With Thanksgiving coming up, chances are you’re going to let your dog join in on the feast because it’s too hard to say no to their irresistibly cute begging face. But, before you share your favorite dishes with your four-legged best friend, it’s important to know what Thanksgiving foods are dog-friendly.
After research, we came up with the best Thanksgiving foods that are acceptable to give to pets, in moderation.
High in protein, turkey is the ultimate dream dish for dogs. Luckily it is safe for them to eat, but only if it is unseasoned and skin-free. Turkey skin is fatty and salty, which can easily make your dog sick and cause gastrointestinal problems. Also, turkey bones are off-limits for dogs since they can splinter and cause internal bleeding or intestinal blockage.
Loaded with beta-carotene, potassium, fiber and many other nutrients, sweet potatoes are the perfect treat for your pup. Make sure you give your dog raw or dried pieces of sweet potato, not the canned mix. And stay away from feeding your dog marshmallows, which contain xylitol – an artificial sweetener toxic to pets.
Low in calories and high in antioxidants, carrots are another vegetable that are very beneficial to feed your dog. Similar to sweet potatoes, this orange-hued veggie is also loaded with beta-carotene, vitamin A and fiber. Whether they are cooked or raw, carrots are a delicious treat for your pup that they’ll love. Feel free to steam or boil them and give a couple of unseasoned ones to your dog.
Used to help regulate your dog’s digestive tract, pumpkin is a very healthy snack for your four-legged friend. If your dog is not feeling well from all of the Thanksgiving goodies, give them raw or cooked pumpkin to help settle their stomach. Not only is it great for digestion, but pumpkin gives your dog healthier skin and a shinier coat!
Also, if feeding canned pumpkin, make sure it’s just pumpkin and not the pre-spiced pie mix. Always avoid any sugar or spice when giving food to your pet.
A healthy treat for your pet, apples are full of vitamins A and C and are packed with fiber. While you’re prepping homemade apple pie for Thanksgiving, feel free to give a few slices to your dog before adding the sugary pie filling. Also, be sure to remove any apple seeds from the core, as a large amount can be toxic.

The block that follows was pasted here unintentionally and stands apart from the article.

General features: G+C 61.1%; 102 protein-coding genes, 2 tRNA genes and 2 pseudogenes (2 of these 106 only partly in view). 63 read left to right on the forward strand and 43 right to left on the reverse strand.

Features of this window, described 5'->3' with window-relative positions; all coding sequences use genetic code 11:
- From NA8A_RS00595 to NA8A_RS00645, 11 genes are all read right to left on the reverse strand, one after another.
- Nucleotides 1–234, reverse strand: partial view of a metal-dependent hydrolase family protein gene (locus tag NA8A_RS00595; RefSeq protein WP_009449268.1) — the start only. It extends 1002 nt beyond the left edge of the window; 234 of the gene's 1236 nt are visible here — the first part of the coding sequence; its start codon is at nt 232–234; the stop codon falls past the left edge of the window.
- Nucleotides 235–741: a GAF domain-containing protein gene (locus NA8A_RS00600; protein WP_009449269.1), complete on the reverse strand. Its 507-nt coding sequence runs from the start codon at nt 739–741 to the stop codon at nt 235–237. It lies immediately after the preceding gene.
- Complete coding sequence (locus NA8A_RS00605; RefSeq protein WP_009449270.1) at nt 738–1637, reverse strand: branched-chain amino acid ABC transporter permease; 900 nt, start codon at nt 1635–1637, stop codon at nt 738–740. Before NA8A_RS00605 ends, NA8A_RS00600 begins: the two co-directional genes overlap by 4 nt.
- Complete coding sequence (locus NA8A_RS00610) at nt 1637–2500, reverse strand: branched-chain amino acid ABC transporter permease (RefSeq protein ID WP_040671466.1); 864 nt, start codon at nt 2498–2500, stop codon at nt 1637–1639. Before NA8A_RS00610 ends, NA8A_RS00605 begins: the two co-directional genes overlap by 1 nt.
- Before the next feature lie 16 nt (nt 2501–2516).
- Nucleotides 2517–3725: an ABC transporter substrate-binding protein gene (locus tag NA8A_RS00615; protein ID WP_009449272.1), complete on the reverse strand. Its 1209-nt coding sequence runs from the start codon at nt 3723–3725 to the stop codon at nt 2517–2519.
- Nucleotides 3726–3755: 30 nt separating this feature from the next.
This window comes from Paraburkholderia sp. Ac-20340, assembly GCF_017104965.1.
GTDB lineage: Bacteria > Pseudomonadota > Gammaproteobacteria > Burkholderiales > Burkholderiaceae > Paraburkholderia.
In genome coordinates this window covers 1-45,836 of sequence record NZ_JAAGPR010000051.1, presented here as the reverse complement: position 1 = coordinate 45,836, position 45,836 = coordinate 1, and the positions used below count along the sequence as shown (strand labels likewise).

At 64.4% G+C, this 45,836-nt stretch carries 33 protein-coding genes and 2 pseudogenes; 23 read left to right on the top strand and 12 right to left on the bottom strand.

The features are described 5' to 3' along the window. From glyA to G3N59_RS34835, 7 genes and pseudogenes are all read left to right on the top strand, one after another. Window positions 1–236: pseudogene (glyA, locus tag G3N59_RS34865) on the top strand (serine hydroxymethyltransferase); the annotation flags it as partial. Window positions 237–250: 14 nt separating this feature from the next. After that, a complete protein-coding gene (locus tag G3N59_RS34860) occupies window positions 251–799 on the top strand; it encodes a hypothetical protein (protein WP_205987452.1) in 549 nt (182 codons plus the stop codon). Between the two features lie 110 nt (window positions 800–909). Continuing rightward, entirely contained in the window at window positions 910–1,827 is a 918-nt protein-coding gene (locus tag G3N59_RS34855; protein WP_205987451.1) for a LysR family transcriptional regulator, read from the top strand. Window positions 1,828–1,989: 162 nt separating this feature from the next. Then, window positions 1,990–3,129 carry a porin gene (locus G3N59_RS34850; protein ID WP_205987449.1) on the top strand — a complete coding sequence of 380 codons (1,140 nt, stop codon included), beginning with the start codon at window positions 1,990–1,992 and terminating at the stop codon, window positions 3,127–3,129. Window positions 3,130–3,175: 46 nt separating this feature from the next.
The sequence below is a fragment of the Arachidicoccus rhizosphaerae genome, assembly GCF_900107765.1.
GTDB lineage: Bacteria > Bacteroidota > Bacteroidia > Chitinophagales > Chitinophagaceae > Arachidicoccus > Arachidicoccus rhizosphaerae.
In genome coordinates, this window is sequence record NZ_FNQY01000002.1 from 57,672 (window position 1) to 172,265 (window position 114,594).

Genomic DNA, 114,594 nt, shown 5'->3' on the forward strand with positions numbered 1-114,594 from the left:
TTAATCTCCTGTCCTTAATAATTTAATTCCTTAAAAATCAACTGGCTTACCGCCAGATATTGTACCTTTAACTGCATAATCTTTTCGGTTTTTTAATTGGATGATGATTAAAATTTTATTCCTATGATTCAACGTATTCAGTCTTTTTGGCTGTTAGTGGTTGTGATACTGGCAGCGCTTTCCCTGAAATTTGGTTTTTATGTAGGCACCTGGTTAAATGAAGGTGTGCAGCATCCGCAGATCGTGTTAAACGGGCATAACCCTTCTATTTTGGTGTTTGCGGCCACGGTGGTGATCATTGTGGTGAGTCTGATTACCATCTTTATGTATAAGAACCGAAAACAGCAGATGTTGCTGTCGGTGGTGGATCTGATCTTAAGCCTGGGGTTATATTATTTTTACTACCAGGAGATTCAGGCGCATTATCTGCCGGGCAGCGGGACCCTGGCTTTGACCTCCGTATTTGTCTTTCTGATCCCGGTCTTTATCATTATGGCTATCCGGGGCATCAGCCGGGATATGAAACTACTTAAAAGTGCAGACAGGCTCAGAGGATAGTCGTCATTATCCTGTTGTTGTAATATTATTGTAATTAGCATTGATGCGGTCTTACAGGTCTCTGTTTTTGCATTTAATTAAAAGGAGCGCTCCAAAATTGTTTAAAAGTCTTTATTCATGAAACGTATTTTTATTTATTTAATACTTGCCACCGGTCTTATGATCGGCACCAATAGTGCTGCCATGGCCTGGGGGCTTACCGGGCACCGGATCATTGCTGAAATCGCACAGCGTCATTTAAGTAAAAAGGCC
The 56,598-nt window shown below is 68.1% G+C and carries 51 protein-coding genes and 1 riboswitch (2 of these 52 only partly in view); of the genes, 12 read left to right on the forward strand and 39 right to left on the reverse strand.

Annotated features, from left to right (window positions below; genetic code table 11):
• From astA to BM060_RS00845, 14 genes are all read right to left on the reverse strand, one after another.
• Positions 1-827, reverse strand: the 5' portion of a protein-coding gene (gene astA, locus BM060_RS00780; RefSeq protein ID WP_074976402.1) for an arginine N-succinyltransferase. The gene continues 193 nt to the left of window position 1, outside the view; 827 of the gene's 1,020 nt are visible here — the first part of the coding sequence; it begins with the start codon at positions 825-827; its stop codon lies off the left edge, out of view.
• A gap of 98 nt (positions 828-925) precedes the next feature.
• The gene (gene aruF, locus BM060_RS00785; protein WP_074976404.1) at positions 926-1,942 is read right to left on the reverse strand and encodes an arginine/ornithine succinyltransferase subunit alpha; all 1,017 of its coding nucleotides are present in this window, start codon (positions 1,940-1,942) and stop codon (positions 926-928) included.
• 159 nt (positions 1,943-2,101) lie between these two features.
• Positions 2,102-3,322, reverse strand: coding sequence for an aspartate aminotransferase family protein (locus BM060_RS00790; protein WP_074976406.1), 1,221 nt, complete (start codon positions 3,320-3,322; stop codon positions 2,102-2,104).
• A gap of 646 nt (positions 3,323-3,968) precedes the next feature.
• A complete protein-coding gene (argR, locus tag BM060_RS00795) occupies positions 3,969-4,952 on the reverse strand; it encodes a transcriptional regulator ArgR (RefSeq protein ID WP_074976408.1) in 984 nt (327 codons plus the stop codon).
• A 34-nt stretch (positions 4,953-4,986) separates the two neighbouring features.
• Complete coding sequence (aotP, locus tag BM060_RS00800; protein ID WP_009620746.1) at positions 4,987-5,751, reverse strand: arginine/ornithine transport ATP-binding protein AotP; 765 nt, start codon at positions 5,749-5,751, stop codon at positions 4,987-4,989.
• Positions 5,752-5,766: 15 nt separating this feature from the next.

Your dog will love these snappy veggies served raw. Rich in fiber and vitamins C and K, green beans are loaded with nutrients. Remember, don’t serve them any added ingredients like butter or spices. And avoid giving your dog your grandma’s famous green bean casserole, which contains ingredients toxic to pets, like mushrooms and onions.
A great source of antioxidants, cranberries are the perfect way add a little bit of flavor to your dog’s meal. However, not all dogs are a fan of this tartie fruit so we recommend giving your dog one or two to begin with to see if they will eat it. They can be served regular or dried, but make sure you don’t buy them mixed with other fruits because raisins are very harmful to dogs.
Foods NOT to Give Your Dog at Thanksgiving
Thanksgiving tends to coincide with an increase in vet visits due to dogs being fed unsafe human foods that are loaded with flavor and seasoning. Rich food can often upset your dog’s stomach and cause diarrhea and pancreatitis, a painful inflammatory condition that can have lifelong effects on your pet.
According to the AVMA, here are foods you should avoid giving your dog at Thanksgiving because of their unsafe or unhealthy ingredients:
- Turkey bones, skin, and gravy
- Mashed potatoes
- Creamed peas
- Chocolate, cookies, pies, and sweets (especially anything containing xylitol)
- Alcoholic beverages
- Raisins and grapes
- Onions, scallions, and garlic
- Yeast dough
We hope you have a fun and safe Thanksgiving and avoid a trip to the vets with these food tips!